The American Psychological Association (APA) style guide is about more than just the form of references and citations. Academic papers and books that use APA style need to adhere to the style guide in even the minutest details. For those who are new to APA or even those who have some experience using this style for their academic writing, some of APA's more obscure requirements may be unknown. It would take a whole book to describe all of APA's requirements (and that book is called the Publication Manual of the American Psychological Association), but below are a few of the more obscure rules you should know.
Anthropomorphism in APA Style
A big part of using APA style is adopting the correct use of language, which means using an academic style and following certain language use guidelines. One of the cardinal sins, as far as the APA is concerned, is using anthropomorphic language. It sounds complicated, but really it is a fairly simple idea. Anthropomorphism is when you ascribe human traits or actions to an inanimate thing. This is actually extremely common in academic writing, even at the graduate level. In fact, it's so common that many professors and reviewers don't even bother to mention it, but nevertheless, it should be strictly avoided. Common examples of anthropomorphism include "This paper discusses," or "This study examined." Technically speaking, it's impossible for a paper to discuss anything or for a study to examine something. A better alternative is to say "The researcher examined," or that some topic "is discussed in this paper."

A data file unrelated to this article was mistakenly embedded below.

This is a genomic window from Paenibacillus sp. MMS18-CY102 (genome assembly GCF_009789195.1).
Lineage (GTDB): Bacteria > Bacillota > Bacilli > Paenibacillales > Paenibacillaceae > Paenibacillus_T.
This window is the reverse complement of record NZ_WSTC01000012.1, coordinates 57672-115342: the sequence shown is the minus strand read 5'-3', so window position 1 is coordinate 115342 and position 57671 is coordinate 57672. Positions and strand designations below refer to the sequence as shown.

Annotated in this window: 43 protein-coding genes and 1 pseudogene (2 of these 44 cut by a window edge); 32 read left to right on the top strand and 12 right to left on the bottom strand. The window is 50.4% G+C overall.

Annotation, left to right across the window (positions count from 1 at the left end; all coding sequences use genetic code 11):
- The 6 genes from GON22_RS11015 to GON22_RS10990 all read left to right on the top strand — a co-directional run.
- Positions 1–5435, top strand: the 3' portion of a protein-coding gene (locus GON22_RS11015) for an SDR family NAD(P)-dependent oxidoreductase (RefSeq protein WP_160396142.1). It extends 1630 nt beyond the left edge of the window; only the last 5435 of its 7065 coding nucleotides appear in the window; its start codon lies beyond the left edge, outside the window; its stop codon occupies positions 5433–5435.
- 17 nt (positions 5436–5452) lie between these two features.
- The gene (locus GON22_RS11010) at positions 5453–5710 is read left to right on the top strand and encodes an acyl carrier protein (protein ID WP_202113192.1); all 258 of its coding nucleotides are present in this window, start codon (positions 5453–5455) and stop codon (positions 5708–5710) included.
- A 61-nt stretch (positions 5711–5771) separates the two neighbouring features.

Prefixes in APA Style
Another little-known aspect of APA style is the rules regarding the use of prefixes. Although in casual English it's common to use hyphens after prefixes like multi-, this goes against the rules of APA style. Words like multistage, underfunded, reassess, and midcentury should not be hyphenated in APA style. There are a few exceptions to this rule, of course. The most important exception to remember is that the prefix self- should always be hyphenated in APA style, as in the example self-efficacy. Additionally, if the word after the prefix is a proper noun or a number, a hyphen is used.
Numbers in APA Style
The use of numbers in APA-formatted documents is a source of constant confusion for students and researchers alike. These rules might be slightly more widely known than the rules discussed above, but they bear repeating due to how often they are misused. The most important rule is that, in general, when the numbers one through ten are used, they should be spelled out. In other words, don't write, "The study took 5 years." Instead, write, "The study took five years." There is an exception in situations where the first number of a range is below ten and the second number is above ten. In that, both numbers should use numerals, for example, "6 to 20." Another exception is made in the case of exact numbers like statistics and sample sizes. For example, you should write "The sample consisted of 6 men and 8 women," or "Results indicate that 9% of people have funny noses."
Tips for APA Formatting and Editing
Although the best way to ensure that your document accurately reflects the APA's style guidelines is to purchase a copy of the style guide and review it thoroughly, there are also plenty of websites online that can help you ensure that your paper is formatted correctly. Additionally, some universities have writing centers that will help with APA formatting. Professional editors are also available for this purpose.